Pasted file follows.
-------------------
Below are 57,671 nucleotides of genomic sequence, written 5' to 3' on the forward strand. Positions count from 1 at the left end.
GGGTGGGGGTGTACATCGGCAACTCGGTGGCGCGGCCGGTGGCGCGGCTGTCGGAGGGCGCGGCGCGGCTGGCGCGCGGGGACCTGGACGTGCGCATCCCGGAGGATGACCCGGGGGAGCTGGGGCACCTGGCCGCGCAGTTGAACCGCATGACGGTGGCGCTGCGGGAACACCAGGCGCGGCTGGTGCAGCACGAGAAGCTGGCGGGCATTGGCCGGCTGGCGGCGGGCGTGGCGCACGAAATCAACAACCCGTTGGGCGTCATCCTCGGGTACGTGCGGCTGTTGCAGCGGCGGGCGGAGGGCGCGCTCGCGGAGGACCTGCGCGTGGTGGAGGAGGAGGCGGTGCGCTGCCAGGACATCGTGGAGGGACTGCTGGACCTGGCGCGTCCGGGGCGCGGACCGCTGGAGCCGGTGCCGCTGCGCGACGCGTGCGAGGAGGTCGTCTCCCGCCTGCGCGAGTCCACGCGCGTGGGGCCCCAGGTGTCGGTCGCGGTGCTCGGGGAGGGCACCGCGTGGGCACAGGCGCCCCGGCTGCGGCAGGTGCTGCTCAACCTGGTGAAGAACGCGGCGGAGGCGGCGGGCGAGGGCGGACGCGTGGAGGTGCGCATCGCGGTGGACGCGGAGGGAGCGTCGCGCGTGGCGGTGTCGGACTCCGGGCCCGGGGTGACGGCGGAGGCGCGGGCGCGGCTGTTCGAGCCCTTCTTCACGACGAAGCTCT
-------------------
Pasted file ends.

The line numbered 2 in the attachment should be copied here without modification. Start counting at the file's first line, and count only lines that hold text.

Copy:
GGGTGGGGGTGTACATCGGCAACTCGGTGGCGCGGCCGGTGGCGCGGCTGTCGGAGGGCGCGGCGCGGCTGGCGCGCGGGGACCTGGACGTGCGCATCCCGGAGGATGACCCGGGGGAGCTGGGGCACCTGGCCGCGCAGTTGAACCGCATGACGGTGGCGCTGCGGGAACACCAGGCGCGGCTGGTGCAGCACGAGAAGCTGGCGGGCATTGGCCGGCTGGCGGCGGGCGTGGCGCACGAAATCAACAACCCGTTGGGCGTCATCCTCGGGTACGTGCGGCTGTTGCAGCGGCGGGCGGAGGGCGCGCTCGCGGAGGACCTGCGCGTGGTGGAGGAGGAGGCGGTGCGCTGCCAGGACATCGTGGAGGGACTGCTGGACCTGGCGCGTCCGGGGCGCGGACCGCTGGAGCCGGTGCCGCTGCGCGACGCGTGCGAGGAGGTCGTCTCCCGCCTGCGCGAGTCCACGCGCGTGGGGCCCCAGGTGTCGGTCGCGGTGCTCGGGGAGGGCACCGCGTGGGCACAGGCGCCCCGGCTGCGGCAGGTGCTGCTCAACCTGGTGAAGAACGCGGCGGAGGCGGCGGGCGAGGGCGGACGCGTGGAGGTGCGCATCGCGGTGGACGCGGAGGGAGCGTCGCGCGTGGCGGTGTCGGACTCCGGGCCCGGGGTGACGGCGGAGGCGCGGGCGCGGCTGTTCGAGCCCTTCTTCACGACGAAGCTCT